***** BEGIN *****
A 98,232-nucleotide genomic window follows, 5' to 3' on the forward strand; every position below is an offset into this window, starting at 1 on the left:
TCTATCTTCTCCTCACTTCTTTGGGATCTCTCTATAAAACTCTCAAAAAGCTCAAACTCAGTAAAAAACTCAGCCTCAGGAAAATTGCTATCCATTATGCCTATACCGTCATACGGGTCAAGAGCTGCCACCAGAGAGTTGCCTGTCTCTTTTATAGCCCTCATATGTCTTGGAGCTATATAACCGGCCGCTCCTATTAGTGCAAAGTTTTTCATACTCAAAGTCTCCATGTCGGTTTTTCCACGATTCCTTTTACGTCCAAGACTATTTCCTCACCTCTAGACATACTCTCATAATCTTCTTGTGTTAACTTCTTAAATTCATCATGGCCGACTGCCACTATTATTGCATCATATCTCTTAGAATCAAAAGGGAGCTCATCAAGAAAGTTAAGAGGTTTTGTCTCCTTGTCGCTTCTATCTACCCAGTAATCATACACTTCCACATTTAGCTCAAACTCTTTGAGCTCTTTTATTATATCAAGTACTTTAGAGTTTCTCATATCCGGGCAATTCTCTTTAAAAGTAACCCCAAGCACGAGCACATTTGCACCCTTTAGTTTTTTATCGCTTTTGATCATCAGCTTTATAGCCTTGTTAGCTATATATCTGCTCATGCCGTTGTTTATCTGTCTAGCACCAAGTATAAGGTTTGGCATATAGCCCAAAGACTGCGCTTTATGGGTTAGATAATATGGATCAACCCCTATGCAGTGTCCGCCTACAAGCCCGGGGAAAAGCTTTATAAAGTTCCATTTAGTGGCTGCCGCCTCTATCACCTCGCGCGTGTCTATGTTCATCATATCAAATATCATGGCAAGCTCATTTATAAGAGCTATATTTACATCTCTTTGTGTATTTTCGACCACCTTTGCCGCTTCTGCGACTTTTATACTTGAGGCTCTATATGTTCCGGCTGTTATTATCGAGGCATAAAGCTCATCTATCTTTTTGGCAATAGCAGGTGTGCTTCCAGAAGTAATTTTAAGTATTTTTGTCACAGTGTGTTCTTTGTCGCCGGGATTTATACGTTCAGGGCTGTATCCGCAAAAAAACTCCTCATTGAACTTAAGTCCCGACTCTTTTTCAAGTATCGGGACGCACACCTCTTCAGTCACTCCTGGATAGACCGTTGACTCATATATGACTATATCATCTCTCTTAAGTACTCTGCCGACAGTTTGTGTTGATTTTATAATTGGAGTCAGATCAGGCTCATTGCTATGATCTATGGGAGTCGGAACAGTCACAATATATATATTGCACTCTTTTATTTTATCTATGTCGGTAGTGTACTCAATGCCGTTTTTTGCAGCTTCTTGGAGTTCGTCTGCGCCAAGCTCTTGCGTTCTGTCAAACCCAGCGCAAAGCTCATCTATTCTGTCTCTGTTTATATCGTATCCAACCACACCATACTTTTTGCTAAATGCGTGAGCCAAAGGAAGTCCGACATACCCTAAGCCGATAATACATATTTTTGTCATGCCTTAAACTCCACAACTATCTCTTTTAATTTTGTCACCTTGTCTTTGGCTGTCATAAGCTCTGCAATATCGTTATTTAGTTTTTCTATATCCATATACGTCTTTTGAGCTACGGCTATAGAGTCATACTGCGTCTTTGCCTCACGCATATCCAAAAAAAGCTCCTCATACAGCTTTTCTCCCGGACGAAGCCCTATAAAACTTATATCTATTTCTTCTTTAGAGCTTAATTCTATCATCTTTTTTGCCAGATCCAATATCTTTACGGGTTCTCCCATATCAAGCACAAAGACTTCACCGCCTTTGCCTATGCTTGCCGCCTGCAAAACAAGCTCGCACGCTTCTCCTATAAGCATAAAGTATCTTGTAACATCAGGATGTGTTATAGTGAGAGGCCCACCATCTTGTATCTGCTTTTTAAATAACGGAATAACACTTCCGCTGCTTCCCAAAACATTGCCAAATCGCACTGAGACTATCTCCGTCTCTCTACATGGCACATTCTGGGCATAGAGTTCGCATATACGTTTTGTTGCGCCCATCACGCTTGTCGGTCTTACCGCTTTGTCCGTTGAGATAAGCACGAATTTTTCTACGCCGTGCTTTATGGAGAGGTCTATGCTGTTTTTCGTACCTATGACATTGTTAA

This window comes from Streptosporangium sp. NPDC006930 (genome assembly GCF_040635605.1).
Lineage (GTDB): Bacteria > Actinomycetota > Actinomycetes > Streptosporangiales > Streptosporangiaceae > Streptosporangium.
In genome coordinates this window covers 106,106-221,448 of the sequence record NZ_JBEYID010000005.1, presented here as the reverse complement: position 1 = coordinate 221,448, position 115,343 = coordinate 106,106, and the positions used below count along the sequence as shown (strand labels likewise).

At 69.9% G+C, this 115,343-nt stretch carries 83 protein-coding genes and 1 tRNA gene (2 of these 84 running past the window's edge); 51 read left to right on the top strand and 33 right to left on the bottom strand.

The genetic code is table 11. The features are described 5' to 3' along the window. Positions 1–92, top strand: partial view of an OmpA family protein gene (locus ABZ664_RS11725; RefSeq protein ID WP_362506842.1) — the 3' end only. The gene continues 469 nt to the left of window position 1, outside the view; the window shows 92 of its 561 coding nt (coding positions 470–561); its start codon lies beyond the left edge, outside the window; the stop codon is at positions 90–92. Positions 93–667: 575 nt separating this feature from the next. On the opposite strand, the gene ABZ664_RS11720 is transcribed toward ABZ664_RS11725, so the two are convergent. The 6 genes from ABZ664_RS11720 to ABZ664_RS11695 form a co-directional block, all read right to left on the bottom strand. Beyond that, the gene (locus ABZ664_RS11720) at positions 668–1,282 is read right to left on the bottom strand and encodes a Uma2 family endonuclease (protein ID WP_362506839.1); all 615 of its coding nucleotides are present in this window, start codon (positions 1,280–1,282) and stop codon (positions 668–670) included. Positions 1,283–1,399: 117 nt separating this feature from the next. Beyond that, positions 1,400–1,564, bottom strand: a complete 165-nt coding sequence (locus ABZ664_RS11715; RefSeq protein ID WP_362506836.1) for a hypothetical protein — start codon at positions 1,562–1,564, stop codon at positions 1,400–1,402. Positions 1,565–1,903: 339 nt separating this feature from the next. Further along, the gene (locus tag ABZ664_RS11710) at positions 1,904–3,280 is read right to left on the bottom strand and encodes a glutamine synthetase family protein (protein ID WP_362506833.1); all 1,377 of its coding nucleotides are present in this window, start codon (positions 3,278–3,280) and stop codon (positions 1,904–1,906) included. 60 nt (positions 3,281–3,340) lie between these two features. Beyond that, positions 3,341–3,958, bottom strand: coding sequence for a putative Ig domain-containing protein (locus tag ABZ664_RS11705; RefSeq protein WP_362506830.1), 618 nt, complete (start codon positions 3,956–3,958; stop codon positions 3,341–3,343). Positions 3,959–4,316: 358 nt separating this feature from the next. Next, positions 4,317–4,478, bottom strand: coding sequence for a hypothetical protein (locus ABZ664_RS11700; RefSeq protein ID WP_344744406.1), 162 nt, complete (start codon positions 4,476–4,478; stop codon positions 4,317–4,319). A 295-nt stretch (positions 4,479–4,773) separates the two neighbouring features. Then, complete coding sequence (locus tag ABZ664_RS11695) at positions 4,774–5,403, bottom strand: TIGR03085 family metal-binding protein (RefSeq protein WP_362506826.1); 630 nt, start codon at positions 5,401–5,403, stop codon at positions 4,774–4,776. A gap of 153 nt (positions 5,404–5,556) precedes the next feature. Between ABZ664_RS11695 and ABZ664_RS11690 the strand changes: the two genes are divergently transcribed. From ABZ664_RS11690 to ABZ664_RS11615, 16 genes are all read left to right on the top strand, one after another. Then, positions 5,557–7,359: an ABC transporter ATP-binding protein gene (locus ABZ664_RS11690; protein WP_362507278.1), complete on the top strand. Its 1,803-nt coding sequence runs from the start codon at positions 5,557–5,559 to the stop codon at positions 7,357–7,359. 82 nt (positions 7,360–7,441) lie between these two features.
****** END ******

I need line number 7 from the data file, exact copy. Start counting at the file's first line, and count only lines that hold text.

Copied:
The genetic code is table 11. The features are described 5' to 3' along the window. Positions 1–92, top strand: partial view of an OmpA family protein gene (locus ABZ664_RS11725; RefSeq protein ID WP_362506842.1) — the 3' end only. The gene continues 469 nt to the left of window position 1, outside the view; the window shows 92 of its 561 coding nt (coding positions 470–561); its start codon lies beyond the left edge, outside the window; the stop codon is at positions 90–92. Positions 93–667: 575 nt separating this feature from the next. On the opposite strand, the gene ABZ664_RS11720 is transcribed toward ABZ664_RS11725, so the two are convergent. The 6 genes from ABZ664_RS11720 to ABZ664_RS11695 form a co-directional block, all read right to left on the bottom strand. Beyond that, the gene (locus ABZ664_RS11720) at positions 668–1,282 is read right to left on the bottom strand and encodes a Uma2 family endonuclease (protein ID WP_362506839.1); all 615 of its coding nucleotides are present in this window, start codon (positions 1,280–1,282) and stop codon (positions 668–670) included. Positions 1,283–1,399: 117 nt separating this feature from the next. Beyond that, positions 1,400–1,564, bottom strand: a complete 165-nt coding sequence (locus ABZ664_RS11715; RefSeq protein ID WP_362506836.1) for a hypothetical protein — start codon at positions 1,562–1,564, stop codon at positions 1,400–1,402. Positions 1,565–1,903: 339 nt separating this feature from the next. Further along, the gene (locus tag ABZ664_RS11710) at positions 1,904–3,280 is read right to left on the bottom strand and encodes a glutamine synthetase family protein (protein ID WP_362506833.1); all 1,377 of its coding nucleotides are present in this window, start codon (positions 3,278–3,280) and stop codon (positions 1,904–1,906) included. 60 nt (positions 3,281–3,340) lie between these two features. Beyond that, positions 3,341–3,958, bottom strand: coding sequence for a putative Ig domain-containing protein (locus tag ABZ664_RS11705; RefSeq protein WP_362506830.1), 618 nt, complete (start codon positions 3,956–3,958; stop codon positions 3,341–3,343). Positions 3,959–4,316: 358 nt separating this feature from the next. Next, positions 4,317–4,478, bottom strand: coding sequence for a hypothetical protein (locus ABZ664_RS11700; RefSeq protein ID WP_344744406.1), 162 nt, complete (start codon positions 4,476–4,478; stop codon positions 4,317–4,319). A 295-nt stretch (positions 4,479–4,773) separates the two neighbouring features. Then, complete coding sequence (locus tag ABZ664_RS11695) at positions 4,774–5,403, bottom strand: TIGR03085 family metal-binding protein (RefSeq protein WP_362506826.1); 630 nt, start codon at positions 5,401–5,403, stop codon at positions 4,774–4,776. A gap of 153 nt (positions 5,404–5,556) precedes the next feature. Between ABZ664_RS11695 and ABZ664_RS11690 the strand changes: the two genes are divergently transcribed. From ABZ664_RS11690 to ABZ664_RS11615, 16 genes are all read left to right on the top strand, one after another. Then, positions 5,557–7,359: an ABC transporter ATP-binding protein gene (locus ABZ664_RS11690; protein WP_362507278.1), complete on the top strand. Its 1,803-nt coding sequence runs from the start codon at positions 5,557–5,559 to the stop codon at positions 7,357–7,359. 82 nt (positions 7,360–7,441) lie between these two features.